“One Billion Rising” honors women affected by abuse
February 14, 2013
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A major concern worldwide is the dramatic shake-up of domestic abuse that many are enduring, and is a distress that is garnering more and more attention each and every day.
In order to raise awareness and to help reach out to people affected by this topic, a worldwide event One Billion Rising was held on Valentine’s Day. It was meant to speak out and plead an end to this crucial problem according to One Billion Rising’s website.
This Valentine’s Day was the 15-year anniversary, and the holiday is the main reason One Billion Rising was prominent around the world, according to graduate student Carly Masiroff.
At SRU, One Billion Rising was held in the Quad to honor women affected by domestic abuse, because one in three women on this planet will be raped or beaten in her lifetime, according to statistics listed on One Billion Rising’s website.
“I think it’s an important cause and I’m a big advocate on women’s rights,” senior undergraduate political science and philosophy major Nicole Geyer said. Geyer, 21, was among several different speakers who spoke to those who gathered for the event.
“I believe treatment of women around the world should be known,” Geyer added.
The history of One Billion Rising started on Valentine’s Day of 1998, when Eve Ensler and a group of campaigners went to New York City to establish a movement against domestic abuse called V-Day. It turned out to be a sold-out benefit performance at the Hammerstein Ballroom and ended up raising $250,000 in just one evening. Dancing is strived through this event, as it provides a purpose and demonstrates energy that brings everyone together, according to V-Day’s website.
“V-Day’s mission is to reclaim Valentine’s Day as empowerment and show it is not all about the good relationships, but to [also provide] support for the bad relationships,” Masiroff said.
Geyer led the event on campus by giving background information about One Billion Rising and she also shared upcoming events that correlate to V-Day. Her main focus was to bring awareness.
“I hope to have brought attentiveness to Slippery Rock
by informing students and faculty about the importance of this issue and make sure people realize this is a serious [problem],” Geyer said.
For SRU students who struggle with such issues, the Women’s Center on campus is running many programs and is one of many places available to assist individuals through this hardship.
Director of the Women’s Center Jodiann Solito is aware of this situation – particularly on the SRU campus – and deals with many students on campus that are abused. According to Solito, her main focus is to educate and alert others that the matter of domestic abuse is a reality.
Solito said many college students, typically women, experience abuse in a relationship, from someone they just met or from a former partner.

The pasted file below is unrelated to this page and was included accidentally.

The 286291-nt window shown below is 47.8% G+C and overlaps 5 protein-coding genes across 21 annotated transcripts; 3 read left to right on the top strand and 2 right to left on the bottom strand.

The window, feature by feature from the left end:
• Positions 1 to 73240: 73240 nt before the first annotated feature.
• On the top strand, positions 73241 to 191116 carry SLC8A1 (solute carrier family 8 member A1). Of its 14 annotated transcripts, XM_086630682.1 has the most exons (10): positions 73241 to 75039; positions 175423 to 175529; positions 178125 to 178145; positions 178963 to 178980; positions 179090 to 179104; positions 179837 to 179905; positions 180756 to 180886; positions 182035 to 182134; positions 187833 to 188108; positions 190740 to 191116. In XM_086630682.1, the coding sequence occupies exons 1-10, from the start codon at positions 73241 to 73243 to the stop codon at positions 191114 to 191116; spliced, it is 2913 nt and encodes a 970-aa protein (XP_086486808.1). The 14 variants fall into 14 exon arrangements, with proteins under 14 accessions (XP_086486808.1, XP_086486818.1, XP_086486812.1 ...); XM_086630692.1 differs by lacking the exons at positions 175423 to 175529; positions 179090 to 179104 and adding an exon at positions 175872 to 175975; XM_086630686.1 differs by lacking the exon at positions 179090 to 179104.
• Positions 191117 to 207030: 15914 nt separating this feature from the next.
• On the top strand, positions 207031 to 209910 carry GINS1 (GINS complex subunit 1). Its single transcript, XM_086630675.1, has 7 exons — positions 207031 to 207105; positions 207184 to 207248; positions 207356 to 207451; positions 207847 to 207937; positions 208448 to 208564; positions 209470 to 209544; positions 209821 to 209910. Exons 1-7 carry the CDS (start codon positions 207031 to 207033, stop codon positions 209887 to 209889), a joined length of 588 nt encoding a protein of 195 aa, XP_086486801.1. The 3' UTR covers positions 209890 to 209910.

But according to Solito, there is a 40 percent rate of high school students involved in an abusive situation.
“My goal is to educate men to not treat women as objects, but to realize they are people and have values and to also let them know women are not a property,” Solito said.
Not all women are, in fact, the ones being abused. Men are also very likely to be in this situation, although men are less likely to confront the subject as to women who will face the issue, according to Solito.
According to the Sexual Violence, Domestic/Dating Violence and Stalking stats for 2010-2012, 82 students, faculty or staff members received services from the Bridge Project Advocate. That averages out to 27 individuals per year.
“When someone has been in this situation, they normally come to the Women’s Center on campus and the information will be reported to VOICE, which is the Victim Outreach Intervention Center located in Butler,” Masiroff said.
There are several different forms of abuse that affect people, including physical, sexual, financial, verbal and mental. All this can lead to isolation from friends and family that is caused by their controller. It makes the person powerless, have trust issues and can impact a future relationship, according to Solito.
According to the Campus Dating Violence Fact Sheet, many victims remain in the abusive relationship because of fear, self-blame, loyalty and love for the person or threats against their family and friends.
“If you are in this situation, get help,” Solito said. “Try and figure out how to keep safe and recognize signs ahead of time. And for someone who is a friend or family member to a victim, say exactly what you observe. Never tell the victim to leave the person but rather show your concern.”